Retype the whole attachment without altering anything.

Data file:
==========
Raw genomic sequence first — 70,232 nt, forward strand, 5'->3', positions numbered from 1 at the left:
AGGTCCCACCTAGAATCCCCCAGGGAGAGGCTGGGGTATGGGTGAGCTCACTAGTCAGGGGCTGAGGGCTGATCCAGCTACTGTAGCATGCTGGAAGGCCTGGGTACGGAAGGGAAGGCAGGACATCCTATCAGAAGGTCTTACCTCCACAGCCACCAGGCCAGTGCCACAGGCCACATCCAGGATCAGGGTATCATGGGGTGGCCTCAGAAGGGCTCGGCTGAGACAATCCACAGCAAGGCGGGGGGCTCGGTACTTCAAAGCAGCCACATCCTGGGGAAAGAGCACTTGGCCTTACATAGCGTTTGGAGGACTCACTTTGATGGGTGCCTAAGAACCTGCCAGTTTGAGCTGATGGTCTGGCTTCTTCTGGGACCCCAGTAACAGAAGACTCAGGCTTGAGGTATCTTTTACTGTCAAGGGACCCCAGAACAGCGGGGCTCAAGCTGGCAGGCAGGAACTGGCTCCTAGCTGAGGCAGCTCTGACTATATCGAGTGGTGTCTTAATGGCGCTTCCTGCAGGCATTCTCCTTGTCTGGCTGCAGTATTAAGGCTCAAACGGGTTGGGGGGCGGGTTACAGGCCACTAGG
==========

Raw genomic sequence first — 70,232 nt, forward strand, 5'->3', positions numbered from 1 at the left:
AGGTCCCACCTAGAATCCCCCAGGGAGAGGCTGGGGTATGGGTGAGCTCACTAGTCAGGGGCTGAGGGCTGATCCAGCTACTGTAGCATGCTGGAAGGCCTGGGTACGGAAGGGAAGGCAGGACATCCTATCAGAAGGTCTTACCTCCACAGCCACCAGGCCAGTGCCACAGGCCACATCCAGGATCAGGGTATCATGGGGTGGCCTCAGAAGGGCTCGGCTGAGACAATCCACAGCAAGGCGGGGGGCTCGGTACTTCAAAGCAGCCACATCCTGGGGAAAGAGCACTTGGCCTTACATAGCGTTTGGAGGACTCACTTTGATGGGTGCCTAAGAACCTGCCAGTTTGAGCTGATGGTCTGGCTTCTTCTGGGACCCCAGTAACAGAAGACTCAGGCTTGAGGTATCTTTTACTGTCAAGGGACCCCAGAACAGCGGGGCTCAAGCTGGCAGGCAGGAACTGGCTCCTAGCTGAGGCAGCTCTGACTATATCGAGTGGTGTCTTAATGGCGCTTCCTGCAGGCATTCTCCTTGTCTGGCTGCAGTATTAAGGCTCAAACGGGTTGGGGGGCGGGTTACAGGCCACTAGG